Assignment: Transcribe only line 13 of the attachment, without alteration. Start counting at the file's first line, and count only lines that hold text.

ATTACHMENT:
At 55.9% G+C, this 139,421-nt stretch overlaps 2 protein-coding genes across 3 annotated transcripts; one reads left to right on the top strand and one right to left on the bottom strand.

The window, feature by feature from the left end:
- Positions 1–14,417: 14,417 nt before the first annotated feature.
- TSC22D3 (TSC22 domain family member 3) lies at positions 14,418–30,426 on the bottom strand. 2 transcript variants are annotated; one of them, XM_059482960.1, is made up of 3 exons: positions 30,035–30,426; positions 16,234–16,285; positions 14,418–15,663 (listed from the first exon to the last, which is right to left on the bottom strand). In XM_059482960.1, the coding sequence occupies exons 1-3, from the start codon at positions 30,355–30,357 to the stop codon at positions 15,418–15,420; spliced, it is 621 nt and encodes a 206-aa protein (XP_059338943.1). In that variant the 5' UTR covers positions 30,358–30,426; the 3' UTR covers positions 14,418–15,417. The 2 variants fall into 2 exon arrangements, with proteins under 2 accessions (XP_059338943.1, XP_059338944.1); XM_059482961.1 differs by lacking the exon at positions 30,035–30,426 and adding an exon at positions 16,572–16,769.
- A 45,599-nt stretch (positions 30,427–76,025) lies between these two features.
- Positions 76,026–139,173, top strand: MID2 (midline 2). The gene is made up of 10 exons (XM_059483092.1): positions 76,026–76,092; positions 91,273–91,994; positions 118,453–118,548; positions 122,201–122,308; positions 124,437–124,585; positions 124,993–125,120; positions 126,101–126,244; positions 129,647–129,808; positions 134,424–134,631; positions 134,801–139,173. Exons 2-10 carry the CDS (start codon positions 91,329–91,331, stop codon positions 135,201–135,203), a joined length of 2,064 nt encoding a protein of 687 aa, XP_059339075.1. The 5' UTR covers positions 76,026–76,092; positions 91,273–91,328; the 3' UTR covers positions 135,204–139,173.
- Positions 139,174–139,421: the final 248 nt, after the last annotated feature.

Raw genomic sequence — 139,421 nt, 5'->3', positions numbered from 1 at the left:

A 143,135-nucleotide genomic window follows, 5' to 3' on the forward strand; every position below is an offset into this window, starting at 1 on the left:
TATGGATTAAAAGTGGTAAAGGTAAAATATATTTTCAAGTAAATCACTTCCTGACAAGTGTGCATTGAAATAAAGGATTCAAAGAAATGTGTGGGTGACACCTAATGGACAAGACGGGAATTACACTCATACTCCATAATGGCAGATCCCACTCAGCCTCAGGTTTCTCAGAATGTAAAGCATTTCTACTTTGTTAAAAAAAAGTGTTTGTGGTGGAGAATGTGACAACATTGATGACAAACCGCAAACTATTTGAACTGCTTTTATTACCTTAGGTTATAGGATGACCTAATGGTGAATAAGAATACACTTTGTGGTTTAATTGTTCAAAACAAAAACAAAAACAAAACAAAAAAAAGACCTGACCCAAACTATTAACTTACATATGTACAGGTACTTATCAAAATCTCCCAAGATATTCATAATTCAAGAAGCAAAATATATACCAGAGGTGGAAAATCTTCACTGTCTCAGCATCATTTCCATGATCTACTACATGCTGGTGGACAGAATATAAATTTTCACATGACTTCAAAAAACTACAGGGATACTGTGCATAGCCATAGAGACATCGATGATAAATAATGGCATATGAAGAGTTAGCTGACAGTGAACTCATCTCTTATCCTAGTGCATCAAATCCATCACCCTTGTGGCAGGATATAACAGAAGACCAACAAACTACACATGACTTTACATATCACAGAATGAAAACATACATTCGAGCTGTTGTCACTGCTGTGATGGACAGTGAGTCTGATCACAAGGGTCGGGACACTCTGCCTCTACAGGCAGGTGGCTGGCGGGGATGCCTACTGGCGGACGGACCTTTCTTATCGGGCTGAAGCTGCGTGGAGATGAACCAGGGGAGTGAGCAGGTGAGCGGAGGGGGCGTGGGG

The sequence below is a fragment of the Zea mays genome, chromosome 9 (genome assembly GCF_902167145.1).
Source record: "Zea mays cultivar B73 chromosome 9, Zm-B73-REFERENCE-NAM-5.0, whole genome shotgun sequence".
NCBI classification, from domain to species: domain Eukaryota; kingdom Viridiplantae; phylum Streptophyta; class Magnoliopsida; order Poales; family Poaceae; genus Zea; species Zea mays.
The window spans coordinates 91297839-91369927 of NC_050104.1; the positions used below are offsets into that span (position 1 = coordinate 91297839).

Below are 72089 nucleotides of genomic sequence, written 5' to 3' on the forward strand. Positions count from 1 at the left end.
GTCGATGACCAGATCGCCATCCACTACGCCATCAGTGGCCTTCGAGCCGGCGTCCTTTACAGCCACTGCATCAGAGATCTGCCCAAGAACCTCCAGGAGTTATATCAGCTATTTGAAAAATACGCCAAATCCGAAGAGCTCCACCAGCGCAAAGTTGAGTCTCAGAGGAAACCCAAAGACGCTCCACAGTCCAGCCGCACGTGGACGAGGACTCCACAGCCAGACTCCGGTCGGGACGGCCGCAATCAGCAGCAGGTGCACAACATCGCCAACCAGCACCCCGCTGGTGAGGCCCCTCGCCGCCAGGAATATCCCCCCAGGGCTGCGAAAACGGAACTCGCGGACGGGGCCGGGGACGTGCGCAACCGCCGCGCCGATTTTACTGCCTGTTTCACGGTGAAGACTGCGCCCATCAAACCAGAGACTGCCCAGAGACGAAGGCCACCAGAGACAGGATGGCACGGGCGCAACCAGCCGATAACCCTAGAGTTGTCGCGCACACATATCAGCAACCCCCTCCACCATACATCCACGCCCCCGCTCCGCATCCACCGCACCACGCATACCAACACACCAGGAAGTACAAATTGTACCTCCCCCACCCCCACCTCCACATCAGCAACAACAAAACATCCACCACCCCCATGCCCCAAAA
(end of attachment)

NCBI classification, from domain to species: domain Eukaryota; kingdom Viridiplantae; phylum Streptophyta; class Magnoliopsida; order Poales; family Poaceae; genus Zea; species Zea mays.